Friday, 13 October 2017

Some good food news

Five days after that unwise food and drink consumption of mine, and my tummy is at last beginning to settle down. That's the longest period of constant indigestion that I can remember. Yesterday I consulted a pharmacist and came away with some Wind-Eze tablets - that's a preparation based on simeticone, which apparently stops the gases in the stomach from foaming too much. Larger bubbles are easier to cope with, it seems, and easier to eject from whichever end of the gut best serves. Well, it did quieten the gurglings, and bring me much relief. Mind you, by now most of the volatile brew that had been swashing around inside me must have passed through, and by the end of the coming weekend I would have been OK.

That said, this is a lesson to take to heart. My digestive tract is clearly not as super-capable as it once was. Henceforth, I will give it extra TLC. That includes avoiding very acidic foods, and going particularly easy on alcohol. So one large glass of wine will be my normal daily limit, and I won't be accepting drinks that I haven't a well-established tolerance for. Pernod? Non, merci!

I don't want a repeat of the last five days. I had plans for doing so much! But, feeling off-colour and bloated, I did little - and time was wasted. One week from today, I must begin preparations for my next caravan jaunt. I will now have to compress two weeks' work into one.

But there is always a silver lining. Having ate less overall this week, it's no surprise that my weight-loss regime got a boost. I made the effort to attend the local Slimming World group meeting yesterday evening, having a hunch that I might well have lost enough weight to gain another certificate. And I was right. I got my 'Two and a half stones lost' certificate! Here is is:

I couldn't help jumping with delight. My ultimate target weight is now only half a stone away. And I so much covet that 'Three stones lost' certificate! When I hit my target weight, I will at last have a BMI slightly less than 25, and the pleasure of having a 'Normal' and not 'Obese' weight. Yes, I know it wouldn't matter much, in a strict clinical sense, if my BMI were 25.2 or whatever; but psychologically it will be a big achievement. 

And having lost three stones - 42 pounds, or 19.1kg - my actual weight will be 11 stones 12 pounds - or 166 pounds, or 75.3kg. I'll still be no lightweight. But I will be satisfyingly more slender than a year ago. You know, slender like a graceful gazelle. Or at least a thin elephant. 

The next aim after getting that weight off will be improved fitness. I run out of puff too quickly. 

Quite what to do about this is a problem. For instance, buying a bike to pedal furiously is absolutely out of the question. I learned to ride a bike only when thirty, never having ridden when a child. In my brief period of early-1980s bike-ownership, I discovered that I had serious balancing problems. Indeed, I wobbled far too much for safety, and I fell off regularly. Not good in London traffic. This led to wounds and pain, and a conviction that, for me, cycling on a traffic-frequented road was playing Russian Roulette with my life.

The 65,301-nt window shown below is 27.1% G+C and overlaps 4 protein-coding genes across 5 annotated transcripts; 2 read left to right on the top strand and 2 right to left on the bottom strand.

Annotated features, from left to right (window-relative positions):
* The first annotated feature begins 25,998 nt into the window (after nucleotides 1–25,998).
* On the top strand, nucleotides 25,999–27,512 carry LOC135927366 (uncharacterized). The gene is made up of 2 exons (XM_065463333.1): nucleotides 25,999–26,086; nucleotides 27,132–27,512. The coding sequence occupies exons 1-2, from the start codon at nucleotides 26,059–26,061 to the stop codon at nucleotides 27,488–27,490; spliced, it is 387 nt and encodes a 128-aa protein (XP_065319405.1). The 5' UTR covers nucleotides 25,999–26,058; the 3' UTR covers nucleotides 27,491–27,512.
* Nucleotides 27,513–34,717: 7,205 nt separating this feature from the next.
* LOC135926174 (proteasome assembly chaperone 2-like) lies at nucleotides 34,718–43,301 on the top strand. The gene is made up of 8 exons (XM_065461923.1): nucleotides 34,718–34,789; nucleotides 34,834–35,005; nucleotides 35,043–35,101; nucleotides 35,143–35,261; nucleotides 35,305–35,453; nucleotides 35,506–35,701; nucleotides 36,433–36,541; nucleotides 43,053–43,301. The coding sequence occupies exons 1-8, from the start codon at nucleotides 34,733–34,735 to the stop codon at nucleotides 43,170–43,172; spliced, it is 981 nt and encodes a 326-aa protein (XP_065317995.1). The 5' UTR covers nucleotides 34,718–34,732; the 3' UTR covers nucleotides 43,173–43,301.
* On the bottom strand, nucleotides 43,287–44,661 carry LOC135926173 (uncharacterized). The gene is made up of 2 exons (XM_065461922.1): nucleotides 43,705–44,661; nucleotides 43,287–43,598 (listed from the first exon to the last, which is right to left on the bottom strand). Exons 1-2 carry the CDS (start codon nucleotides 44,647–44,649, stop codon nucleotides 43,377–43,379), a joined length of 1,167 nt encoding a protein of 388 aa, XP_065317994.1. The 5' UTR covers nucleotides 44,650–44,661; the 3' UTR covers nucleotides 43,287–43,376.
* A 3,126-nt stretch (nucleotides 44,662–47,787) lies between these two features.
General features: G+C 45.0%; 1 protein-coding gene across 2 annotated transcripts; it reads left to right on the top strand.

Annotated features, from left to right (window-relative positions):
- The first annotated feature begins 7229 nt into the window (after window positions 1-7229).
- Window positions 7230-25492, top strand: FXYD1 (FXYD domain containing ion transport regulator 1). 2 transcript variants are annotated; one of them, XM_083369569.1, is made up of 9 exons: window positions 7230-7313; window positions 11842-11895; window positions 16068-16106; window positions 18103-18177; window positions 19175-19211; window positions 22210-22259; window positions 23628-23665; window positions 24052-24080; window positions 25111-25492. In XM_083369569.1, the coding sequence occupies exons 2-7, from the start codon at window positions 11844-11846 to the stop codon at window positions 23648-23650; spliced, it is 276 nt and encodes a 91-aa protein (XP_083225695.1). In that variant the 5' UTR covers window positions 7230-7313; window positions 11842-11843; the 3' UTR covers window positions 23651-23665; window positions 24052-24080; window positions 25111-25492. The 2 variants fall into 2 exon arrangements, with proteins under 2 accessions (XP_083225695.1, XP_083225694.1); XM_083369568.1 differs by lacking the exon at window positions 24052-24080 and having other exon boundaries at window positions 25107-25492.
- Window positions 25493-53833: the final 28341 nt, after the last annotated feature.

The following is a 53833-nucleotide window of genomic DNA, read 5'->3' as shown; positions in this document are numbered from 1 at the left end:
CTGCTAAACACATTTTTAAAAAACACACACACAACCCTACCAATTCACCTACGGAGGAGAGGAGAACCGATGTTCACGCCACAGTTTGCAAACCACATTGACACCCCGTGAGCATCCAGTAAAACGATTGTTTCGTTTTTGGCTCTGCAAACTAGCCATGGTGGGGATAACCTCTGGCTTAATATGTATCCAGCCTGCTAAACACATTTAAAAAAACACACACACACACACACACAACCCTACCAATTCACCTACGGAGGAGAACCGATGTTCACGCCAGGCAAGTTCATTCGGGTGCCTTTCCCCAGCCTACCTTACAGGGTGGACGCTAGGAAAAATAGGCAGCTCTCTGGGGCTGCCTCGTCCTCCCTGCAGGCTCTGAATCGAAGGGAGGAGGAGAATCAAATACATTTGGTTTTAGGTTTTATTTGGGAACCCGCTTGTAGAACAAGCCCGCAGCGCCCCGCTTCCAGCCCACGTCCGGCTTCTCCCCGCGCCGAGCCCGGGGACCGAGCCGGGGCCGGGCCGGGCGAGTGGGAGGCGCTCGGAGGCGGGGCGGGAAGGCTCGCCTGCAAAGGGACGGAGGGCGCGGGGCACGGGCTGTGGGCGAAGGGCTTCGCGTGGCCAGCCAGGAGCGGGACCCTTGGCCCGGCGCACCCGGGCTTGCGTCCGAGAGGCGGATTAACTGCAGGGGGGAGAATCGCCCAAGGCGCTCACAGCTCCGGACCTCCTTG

The roads may be a bit quieter in rural Sussex, but not by much nowadays, and there is the issue of where to ride to. Cycling must have a point, or it becomes a bore. Having lived in my locality since 1996, I know all the nearby roads and places to go. There is no possibility of discovering new things on two wheels. 

I also have a horror of being a nuisance. Cyclists hold up the traffic, and I would be one of the worst offenders. I would be cursed and reviled and muttered at. Enraged drivers would entertain dark thoughts about me, involving my sudden death. I would be scared by drivers skimming past on narrow sections of road, and quite possibly so disconcerted that I'd wobble into a ditch. Or wobble into the middle of the road, and that would be the end of me. Even if I managed to survive indefinitely, it's difficult to see how a ride could ever be something to enjoy. 

So my bid for fitness will have to involve some other kind of activity. Not sport. I have never in my entire life found sport even remotely interesting. I am co-operative, not competitive. Nor do I fancy belonging to a club. Slimming World and the pilates class are my extreme limits for group membership. 

I think my best bet is to set myself some photographic goals that involve some significant walking exercise. A plan to visit (and photograph) various hilltop monuments and memorials, or OS trig points, or old abandoned canal locks, or ancient standing stones and barrows and burial chambers: something like that. I'll give it my best thought, and make a start next spring.

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